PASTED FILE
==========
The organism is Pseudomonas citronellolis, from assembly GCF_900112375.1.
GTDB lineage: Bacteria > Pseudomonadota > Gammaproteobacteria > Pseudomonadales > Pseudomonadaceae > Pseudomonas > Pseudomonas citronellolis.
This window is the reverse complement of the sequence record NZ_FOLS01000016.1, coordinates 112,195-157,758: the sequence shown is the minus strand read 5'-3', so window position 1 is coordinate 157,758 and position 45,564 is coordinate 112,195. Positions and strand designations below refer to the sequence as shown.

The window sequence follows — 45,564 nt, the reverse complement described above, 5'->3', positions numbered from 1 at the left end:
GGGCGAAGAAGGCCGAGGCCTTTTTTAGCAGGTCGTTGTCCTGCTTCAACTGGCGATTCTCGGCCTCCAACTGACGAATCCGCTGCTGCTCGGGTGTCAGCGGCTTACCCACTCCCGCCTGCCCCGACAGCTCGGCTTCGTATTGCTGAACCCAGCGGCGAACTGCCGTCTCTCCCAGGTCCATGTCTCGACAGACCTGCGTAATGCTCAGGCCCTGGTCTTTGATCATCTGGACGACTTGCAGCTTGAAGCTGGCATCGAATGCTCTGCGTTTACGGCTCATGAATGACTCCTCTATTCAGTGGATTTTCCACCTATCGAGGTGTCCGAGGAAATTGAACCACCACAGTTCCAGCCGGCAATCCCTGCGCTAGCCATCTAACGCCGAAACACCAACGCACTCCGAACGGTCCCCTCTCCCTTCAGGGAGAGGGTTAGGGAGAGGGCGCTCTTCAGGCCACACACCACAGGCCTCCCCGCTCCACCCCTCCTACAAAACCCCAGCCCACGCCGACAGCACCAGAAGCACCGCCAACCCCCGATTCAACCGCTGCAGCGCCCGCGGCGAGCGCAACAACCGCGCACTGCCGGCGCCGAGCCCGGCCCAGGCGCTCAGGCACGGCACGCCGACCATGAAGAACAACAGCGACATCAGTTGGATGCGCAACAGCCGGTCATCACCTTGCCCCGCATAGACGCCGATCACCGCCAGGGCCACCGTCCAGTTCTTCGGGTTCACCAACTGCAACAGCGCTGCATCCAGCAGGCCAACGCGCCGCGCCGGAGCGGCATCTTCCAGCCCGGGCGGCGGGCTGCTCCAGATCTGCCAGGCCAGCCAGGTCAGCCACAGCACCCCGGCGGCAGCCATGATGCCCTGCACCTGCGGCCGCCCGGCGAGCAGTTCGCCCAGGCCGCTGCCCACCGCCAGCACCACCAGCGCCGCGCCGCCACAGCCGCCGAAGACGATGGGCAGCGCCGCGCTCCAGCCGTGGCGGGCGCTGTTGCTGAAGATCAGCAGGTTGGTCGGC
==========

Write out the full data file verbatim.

The organism is Pseudomonas citronellolis, from assembly GCF_900112375.1.
GTDB lineage: Bacteria > Pseudomonadota > Gammaproteobacteria > Pseudomonadales > Pseudomonadaceae > Pseudomonas > Pseudomonas citronellolis.
This window is the reverse complement of the sequence record NZ_FOLS01000016.1, coordinates 112,195-157,758: the sequence shown is the minus strand read 5'-3', so window position 1 is coordinate 157,758 and position 45,564 is coordinate 112,195. Positions and strand designations below refer to the sequence as shown.

The window sequence follows — 45,564 nt, the reverse complement described above, 5'->3', positions numbered from 1 at the left end:
GGGCGAAGAAGGCCGAGGCCTTTTTTAGCAGGTCGTTGTCCTGCTTCAACTGGCGATTCTCGGCCTCCAACTGACGAATCCGCTGCTGCTCGGGTGTCAGCGGCTTACCCACTCCCGCCTGCCCCGACAGCTCGGCTTCGTATTGCTGAACCCAGCGGCGAACTGCCGTCTCTCCCAGGTCCATGTCTCGACAGACCTGCGTAATGCTCAGGCCCTGGTCTTTGATCATCTGGACGACTTGCAGCTTGAAGCTGGCATCGAATGCTCTGCGTTTACGGCTCATGAATGACTCCTCTATTCAGTGGATTTTCCACCTATCGAGGTGTCCGAGGAAATTGAACCACCACAGTTCCAGCCGGCAATCCCTGCGCTAGCCATCTAACGCCGAAACACCAACGCACTCCGAACGGTCCCCTCTCCCTTCAGGGAGAGGGTTAGGGAGAGGGCGCTCTTCAGGCCACACACCACAGGCCTCCCCGCTCCACCCCTCCTACAAAACCCCAGCCCACGCCGACAGCACCAGAAGCACCGCCAACCCCCGATTCAACCGCTGCAGCGCCCGCGGCGAGCGCAACAACCGCGCACTGCCGGCGCCGAGCCCGGCCCAGGCGCTCAGGCACGGCACGCCGACCATGAAGAACAACAGCGACATCAGTTGGATGCGCAACAGCCGGTCATCACCTTGCCCCGCATAGACGCCGATCACCGCCAGGGCCACCGTCCAGTTCTTCGGGTTCACCAACTGCAACAGCGCTGCATCCAGCAGGCCAACGCGCCGCGCCGGAGCGGCATCTTCCAGCCCGGGCGGCGGGCTGCTCCAGATCTGCCAGGCCAGCCAGGTCAGCCACAGCACCCCGGCGGCAGCCATGATGCCCTGCACCTGCGGCCGCCCGGCGAGCAGTTCGCCCAGGCCGCTGCCCACCGCCAGCACCACCAGCGCCGCGCCGCCACAGCCGCCGAAGACGATGGGCAGCGCCGCGCTCCAGCCGTGGCGGGCGCTGTTGCTGAAGATCAGCAGGTTGGTCGGC